Cycling enthusiasts long the start of the summer season for the Giro d’Italia and Tour de France to kick off! In my family we are nothing but lazy people, however we love watching Giro d’Italia and, if some stages happen to be near us, we make sure we will be there waving and cheering the riders. This year, Le Marche will host the 10th stage, on May 17 when, after 37 years, Giro will again stop in Jesi !
I can’t really say what I love most about Giro: maybe the extreme difficulties perceived at every bike ride, or the fact that each rider has a role that might not be the main one but the one that helps the winner cross the finish line; or maybe it is just for the amazing landscape that the riders cross at each stage. My family has been following the Giro since the 40s, when my grandpa was cheering Coppi. Indeed, Italy has had various cycling champions over the years, but probably Marco Pantani (1970-2004) caused the most controversies. This is not the place to discuss the rumours around his death, but to celebrate his amazing career!
On the Cippo near the Monte Carpegna, there is an entire route dedicated to the amazing Pantani, who won both the Giro and the Tour in 1998. This mountain is located in the interregional nature park Sasso Simone e Simoncello, partly in Le Marche and partly in Emilia Romagna.
Isabelle and her husband Erik tried the route for us!
“With the help of these coordinates we started our journey: north of the municipality of Carpegna, where, by the way, a delicious prosciutto comes from, we entered Via Cippo, where the steep climb could begin ! The point where we started was at 734 meters and the highest point that could be reached was 1358 meters! We did it by car, but real cycling fanatics do that on their bikes, of course! By car, however, we must stop at about 1000 meters, as the remaining part is only for walkers or cyclists. 22 turns counts all the way.
Along the way we met numerous references to the pirata, as Pantani was called.
Erik and I were very grateful of the opportunity to do it by car, looking at the steep hairpin bends! But the panorama is of course overwhelming!
Do you wonder why to honour the Pirate on this particular road? The famous cyclist once uttered these words: “Il Carpegna mi basta!” (The Carpegna is enough for me). He said he would rather train here than elsewhere. After all, he came from Emilia Romagna region, very close by. In addition, the Giro and also the Tirreno – Adriatico regularly included this stretch, turning out one of the most difficult of the entire season.
“Quando esco in allenamento da solo, ed è il più delle volte, questo è uno dei giri che amo. Fino a San Marino niente di speciale. Ma da lì in avanti comincia il bello. Strade tranquille, tracciato nervoso. Con continui saliscendi. E qualche severa impennata. La prima è quella che, passato Montemaggio, va su a San Leo. E da lì alla Madonna di Pugliano e al successivo valico. In una decina di chilometri si sale fin quasi a 1000 metri. Ma la salita più impegnativa della giornata non è questa. È la successiva. Quella che da Caturchio si arrampica sul Monte Carpegna. Nella parte iniziale non è molto ripida. È tra il 6 e l’8 %. Il tratto più duro arriva passato il paese di Carpegna. Sono sei, sette chilometri con pendenza media del 10 %. Gli ultimi due, fin sotto la vetta a 1360 metri sul mare, li chiamiamo il Cippo e sono i più ripidi, sul 12 %. Certo, questa non è una salita come quelle delle Alpi che mi hanno reso famoso. Ma per allenarmi bene il Carpegna mi basta, e come.”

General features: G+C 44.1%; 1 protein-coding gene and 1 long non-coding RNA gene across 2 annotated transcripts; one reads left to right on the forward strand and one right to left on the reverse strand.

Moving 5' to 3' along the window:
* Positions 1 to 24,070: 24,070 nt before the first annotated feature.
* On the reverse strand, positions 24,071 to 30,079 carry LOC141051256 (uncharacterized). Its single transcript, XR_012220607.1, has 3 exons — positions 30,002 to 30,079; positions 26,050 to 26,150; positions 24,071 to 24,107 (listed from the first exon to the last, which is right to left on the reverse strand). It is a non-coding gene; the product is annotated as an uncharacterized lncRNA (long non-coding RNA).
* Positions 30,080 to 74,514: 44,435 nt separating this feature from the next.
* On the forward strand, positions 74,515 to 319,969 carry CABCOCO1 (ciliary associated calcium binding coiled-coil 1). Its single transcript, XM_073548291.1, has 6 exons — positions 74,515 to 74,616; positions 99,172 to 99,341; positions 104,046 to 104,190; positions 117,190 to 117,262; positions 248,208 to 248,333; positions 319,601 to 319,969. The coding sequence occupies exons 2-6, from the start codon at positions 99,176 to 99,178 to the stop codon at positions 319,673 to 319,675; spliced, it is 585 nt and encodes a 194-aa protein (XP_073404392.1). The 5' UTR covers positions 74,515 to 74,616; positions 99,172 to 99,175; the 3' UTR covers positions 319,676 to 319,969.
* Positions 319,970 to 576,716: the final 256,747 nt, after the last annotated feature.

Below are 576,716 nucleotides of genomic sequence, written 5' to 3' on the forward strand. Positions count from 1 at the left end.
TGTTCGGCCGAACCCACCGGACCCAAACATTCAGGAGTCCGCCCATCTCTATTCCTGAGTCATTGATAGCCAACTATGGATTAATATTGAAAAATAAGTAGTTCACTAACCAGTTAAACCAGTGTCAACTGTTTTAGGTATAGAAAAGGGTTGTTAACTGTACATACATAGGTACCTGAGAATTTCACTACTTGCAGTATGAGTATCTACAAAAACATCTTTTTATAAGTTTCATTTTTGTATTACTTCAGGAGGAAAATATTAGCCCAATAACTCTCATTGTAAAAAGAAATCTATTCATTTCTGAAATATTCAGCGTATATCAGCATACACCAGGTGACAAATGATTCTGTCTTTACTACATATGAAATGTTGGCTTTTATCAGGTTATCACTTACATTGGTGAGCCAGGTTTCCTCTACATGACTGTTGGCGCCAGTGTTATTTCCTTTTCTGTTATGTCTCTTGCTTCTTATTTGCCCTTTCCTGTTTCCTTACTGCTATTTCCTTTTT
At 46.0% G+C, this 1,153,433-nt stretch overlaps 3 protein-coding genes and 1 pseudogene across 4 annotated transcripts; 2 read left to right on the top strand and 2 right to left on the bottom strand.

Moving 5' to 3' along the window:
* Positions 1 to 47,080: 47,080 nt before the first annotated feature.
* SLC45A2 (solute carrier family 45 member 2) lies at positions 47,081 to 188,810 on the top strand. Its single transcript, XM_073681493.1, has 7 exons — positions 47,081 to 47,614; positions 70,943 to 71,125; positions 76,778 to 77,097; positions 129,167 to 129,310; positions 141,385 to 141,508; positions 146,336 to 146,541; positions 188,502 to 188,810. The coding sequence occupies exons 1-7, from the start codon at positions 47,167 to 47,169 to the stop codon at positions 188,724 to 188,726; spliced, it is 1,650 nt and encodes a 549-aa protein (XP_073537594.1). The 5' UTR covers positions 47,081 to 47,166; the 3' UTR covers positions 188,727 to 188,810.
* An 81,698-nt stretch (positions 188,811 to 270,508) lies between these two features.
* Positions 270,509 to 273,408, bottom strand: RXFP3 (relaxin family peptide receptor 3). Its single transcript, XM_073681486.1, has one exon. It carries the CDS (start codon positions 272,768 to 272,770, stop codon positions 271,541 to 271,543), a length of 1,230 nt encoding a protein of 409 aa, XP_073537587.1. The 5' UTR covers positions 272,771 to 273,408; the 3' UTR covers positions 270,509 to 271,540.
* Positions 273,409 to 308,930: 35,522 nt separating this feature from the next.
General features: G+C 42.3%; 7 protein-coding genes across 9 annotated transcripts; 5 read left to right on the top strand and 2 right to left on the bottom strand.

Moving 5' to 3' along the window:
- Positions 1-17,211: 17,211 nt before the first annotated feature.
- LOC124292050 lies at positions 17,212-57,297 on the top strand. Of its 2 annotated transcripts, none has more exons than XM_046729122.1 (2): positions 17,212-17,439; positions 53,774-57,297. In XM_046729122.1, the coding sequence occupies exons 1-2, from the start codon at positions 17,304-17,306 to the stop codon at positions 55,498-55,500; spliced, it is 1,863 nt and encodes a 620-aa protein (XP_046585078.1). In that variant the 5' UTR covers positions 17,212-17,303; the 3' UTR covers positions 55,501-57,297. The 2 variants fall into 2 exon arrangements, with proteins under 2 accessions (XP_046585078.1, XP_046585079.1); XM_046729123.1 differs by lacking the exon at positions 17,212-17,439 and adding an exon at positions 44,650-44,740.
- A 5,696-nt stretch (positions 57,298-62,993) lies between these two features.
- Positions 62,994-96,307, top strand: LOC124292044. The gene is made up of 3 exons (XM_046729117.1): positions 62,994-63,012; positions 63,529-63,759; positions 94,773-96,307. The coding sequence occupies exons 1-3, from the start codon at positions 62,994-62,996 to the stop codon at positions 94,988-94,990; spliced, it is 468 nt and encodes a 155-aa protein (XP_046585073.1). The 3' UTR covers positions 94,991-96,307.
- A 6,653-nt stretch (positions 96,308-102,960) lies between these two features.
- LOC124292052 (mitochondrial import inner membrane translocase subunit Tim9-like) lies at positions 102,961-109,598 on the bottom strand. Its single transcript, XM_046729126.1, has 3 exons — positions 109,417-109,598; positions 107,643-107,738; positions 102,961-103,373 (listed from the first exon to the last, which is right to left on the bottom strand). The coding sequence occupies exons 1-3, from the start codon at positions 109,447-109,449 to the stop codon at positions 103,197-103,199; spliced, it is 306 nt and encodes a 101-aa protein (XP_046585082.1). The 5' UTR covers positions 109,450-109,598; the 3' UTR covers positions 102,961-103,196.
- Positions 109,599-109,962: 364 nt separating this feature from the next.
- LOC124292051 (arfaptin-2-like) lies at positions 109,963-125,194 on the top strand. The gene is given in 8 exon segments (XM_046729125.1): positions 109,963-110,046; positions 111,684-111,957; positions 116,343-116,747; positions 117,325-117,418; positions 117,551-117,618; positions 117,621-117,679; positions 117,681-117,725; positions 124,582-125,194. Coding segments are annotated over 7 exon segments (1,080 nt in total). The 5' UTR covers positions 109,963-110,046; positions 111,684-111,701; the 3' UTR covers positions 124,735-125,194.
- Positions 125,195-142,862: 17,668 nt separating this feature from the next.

“When I go out training alone, and it is most of the time, this is one of the laps I love. Up to San Marino nothing special. But from there on, the fun begins. Quiet streets, nervous layout. With continuous ups and downs. And some severe climbs. The first is the one that, after Montemaggio, goes up to San Leo. And from there to the Madonna di Pugliano and the subsequent pass. In about ten kilometers it goes up to almost 1000 meters. But this is not the most demanding climb of the day. It is the next one. The one that climbs from Caturchio to Monte Carpegna. In the initial part it is not very steep. It is between 6 and 8%. The hardest stretch arrives after the town of Carpegna. There are six or seven kilometers with an average gradient of 10%. The last two, up to the summit at 1360 meters above the sea level, that we call the Cippo, are the steepest with about 12%. Of course, this is not a climb like the ones in the Alps that made me famous. But to train well, Carpegna is enough for me, ditto! “
By the way, the Giro annually honors Pantani by ascribing the title Monte Pantani to one of the mountain stages, which is usually the most difficult mountain to climb. The other Italian legend that I quoted before, Fausto Coppi, gets a Monte Coppi, which is the highest mountain stage.
Arriving at the Cippo campsite, in the middle of a forest, we parked in the shade.
Here we admired the monument in honor of Pantani made by a local artist Francesco Maria Tigli.
This is the end point by car: it is possible to continue on foot or by bicycle to reach the top. There are still 13 turns to go. The first part is called Fuga di Merckx (the escape of Merckx), a tribute to the Belgian Cannibal who left behind the Spanish climber Fuentes here in 1973 during the Giro, who in turn took revenge on the Belgian top cyclist the following year at the exact same spot. .
The last kilometers, l’Ascesa al Cielo (the ascent to heaven) end at a gigantic photo of Pantani with the inscription Questo è il cielo del pirata. (this is pirate heaven.)
The large car park at the campsite was in the hamlet of Cippo, named after the Cippus or stone column, erected in 1930 to commemorate Mussolini’s nephew who died in 1930 at the age of 20.
We discovered the monument by accident as it was not mentioned anywhere.
Even if you have nothing to do with cycling, the beautiful views also make this ride worth a detour!